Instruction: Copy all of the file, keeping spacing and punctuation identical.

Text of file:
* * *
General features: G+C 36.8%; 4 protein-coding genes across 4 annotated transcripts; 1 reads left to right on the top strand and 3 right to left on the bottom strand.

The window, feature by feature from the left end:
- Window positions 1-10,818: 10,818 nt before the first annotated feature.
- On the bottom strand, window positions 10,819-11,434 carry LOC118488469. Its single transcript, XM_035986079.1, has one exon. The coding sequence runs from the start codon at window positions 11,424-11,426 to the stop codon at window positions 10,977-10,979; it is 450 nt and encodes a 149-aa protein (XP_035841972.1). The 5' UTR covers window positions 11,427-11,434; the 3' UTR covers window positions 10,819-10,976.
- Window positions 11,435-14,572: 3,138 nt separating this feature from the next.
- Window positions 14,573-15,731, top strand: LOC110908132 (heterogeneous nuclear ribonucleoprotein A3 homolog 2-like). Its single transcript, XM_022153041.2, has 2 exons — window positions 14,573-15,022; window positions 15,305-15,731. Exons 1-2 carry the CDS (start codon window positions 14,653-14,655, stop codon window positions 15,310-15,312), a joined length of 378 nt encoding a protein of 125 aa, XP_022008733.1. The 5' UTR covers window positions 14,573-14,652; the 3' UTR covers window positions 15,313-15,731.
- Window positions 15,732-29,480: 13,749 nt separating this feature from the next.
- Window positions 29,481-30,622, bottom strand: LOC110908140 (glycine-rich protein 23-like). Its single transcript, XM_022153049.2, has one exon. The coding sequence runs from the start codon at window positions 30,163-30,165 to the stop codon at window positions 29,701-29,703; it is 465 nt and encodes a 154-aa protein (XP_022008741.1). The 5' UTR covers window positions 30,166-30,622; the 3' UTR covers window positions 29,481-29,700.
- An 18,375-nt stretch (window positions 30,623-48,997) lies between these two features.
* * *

General features: G+C 36.8%; 4 protein-coding genes across 4 annotated transcripts; 1 reads left to right on the top strand and 3 right to left on the bottom strand.

The window, feature by feature from the left end:
- Window positions 1-10,818: 10,818 nt before the first annotated feature.
- On the bottom strand, window positions 10,819-11,434 carry LOC118488469. Its single transcript, XM_035986079.1, has one exon. The coding sequence runs from the start codon at window positions 11,424-11,426 to the stop codon at window positions 10,977-10,979; it is 450 nt and encodes a 149-aa protein (XP_035841972.1). The 5' UTR covers window positions 11,427-11,434; the 3' UTR covers window positions 10,819-10,976.
- Window positions 11,435-14,572: 3,138 nt separating this feature from the next.
- Window positions 14,573-15,731, top strand: LOC110908132 (heterogeneous nuclear ribonucleoprotein A3 homolog 2-like). Its single transcript, XM_022153041.2, has 2 exons — window positions 14,573-15,022; window positions 15,305-15,731. Exons 1-2 carry the CDS (start codon window positions 14,653-14,655, stop codon window positions 15,310-15,312), a joined length of 378 nt encoding a protein of 125 aa, XP_022008733.1. The 5' UTR covers window positions 14,573-14,652; the 3' UTR covers window positions 15,313-15,731.
- Window positions 15,732-29,480: 13,749 nt separating this feature from the next.
- Window positions 29,481-30,622, bottom strand: LOC110908140 (glycine-rich protein 23-like). Its single transcript, XM_022153049.2, has one exon. The coding sequence runs from the start codon at window positions 30,163-30,165 to the stop codon at window positions 29,701-29,703; it is 465 nt and encodes a 154-aa protein (XP_022008741.1). The 5' UTR covers window positions 30,166-30,622; the 3' UTR covers window positions 29,481-29,700.
- An 18,375-nt stretch (window positions 30,623-48,997) lies between these two features.